Since the Federal Housing Finance Agency launched a credit risk transfer program for GSEs Fannie Mae and Freddie Mac in 2013, the enterprises have transferred $102 billion in credit risk to private investors, amounting to about 3.3% of $3.1 trillion in unpaid principal balance, the FHFA said today. For the first half of 2019, the GSEs transferred about $10.5 billion worth of credit risk. Transfers included debt issuances, insurance and reinsurance transactions, senior-subordinate securitizations and several kinds of lender-collateralized recourse transactions.
Browsing: Risk management
In remarks at a Federal Reserve Bank of San Francisco event today, Fed Governor Lael Brainard discussed the potential implications that climate change could have for financial stability, and the importance of properly pricing in climate change-related risk.
Conduct issues have driven some of the most significant enforcement actions, including those affecting the reputation of the industry, both in the United States and around the world. As regulators and bankers take a close look at conduct risk, the ABA Banking Journal Podcast welcomes the global head of conduct risk at Credit Suisse.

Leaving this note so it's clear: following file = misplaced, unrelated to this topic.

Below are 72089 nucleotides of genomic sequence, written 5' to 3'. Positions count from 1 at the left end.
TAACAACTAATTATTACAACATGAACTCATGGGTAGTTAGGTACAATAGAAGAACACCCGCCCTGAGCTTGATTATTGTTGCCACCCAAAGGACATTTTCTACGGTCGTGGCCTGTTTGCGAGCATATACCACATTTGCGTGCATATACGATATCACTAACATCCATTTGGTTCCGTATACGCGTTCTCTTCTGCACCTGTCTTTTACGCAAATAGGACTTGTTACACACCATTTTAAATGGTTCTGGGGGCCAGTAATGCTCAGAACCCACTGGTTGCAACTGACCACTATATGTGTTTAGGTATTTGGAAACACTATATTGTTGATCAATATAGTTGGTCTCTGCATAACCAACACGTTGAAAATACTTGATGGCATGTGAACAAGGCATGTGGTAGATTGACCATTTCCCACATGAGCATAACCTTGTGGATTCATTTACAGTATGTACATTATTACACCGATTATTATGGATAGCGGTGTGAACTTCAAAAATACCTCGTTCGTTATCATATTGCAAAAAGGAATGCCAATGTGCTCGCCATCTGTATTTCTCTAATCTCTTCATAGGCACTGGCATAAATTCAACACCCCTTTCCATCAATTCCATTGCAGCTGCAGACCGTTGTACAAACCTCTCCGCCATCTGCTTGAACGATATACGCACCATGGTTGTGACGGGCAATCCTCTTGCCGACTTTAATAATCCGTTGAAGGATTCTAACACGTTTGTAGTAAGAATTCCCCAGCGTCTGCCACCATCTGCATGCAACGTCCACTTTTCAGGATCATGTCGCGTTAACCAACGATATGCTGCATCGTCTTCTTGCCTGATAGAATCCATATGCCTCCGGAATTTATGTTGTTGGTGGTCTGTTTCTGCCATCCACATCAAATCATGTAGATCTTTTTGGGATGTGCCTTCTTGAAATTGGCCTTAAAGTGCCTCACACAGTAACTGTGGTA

Testifying before the House Financial Services Committee’s Task Force on Artificial Intelligence today, ABA SVP Paul Benda highlighted the ways banks are using cloud technology and urged greater collaboration to enhance cloud security and efficiency.
In a Federal Reserve survey released today, senior financial officers from 80 U.S. banks and U.S. branches of foreign banks reported that their lowest comfortable level of reserve balances was slightly over $652 billion, down slightly from a survey earlier this year.
Tips for ensuring cybersecurity vendor due diligence at your bank.
As banks prepare to implement the current expected credit loss accounting standard, the financial regulatory agencies have issued a proposed interagency policy statement on allowances for credit losses and proposed interagency guidance on credit risk review systems.
The federal banking regulators’ standardized approach for counterparty credit risk proposal, or SA-CCR, could have unintended consequences for commercial end users—such as corn producers or beverage manufacturers—who rely heavily on financial derivatives.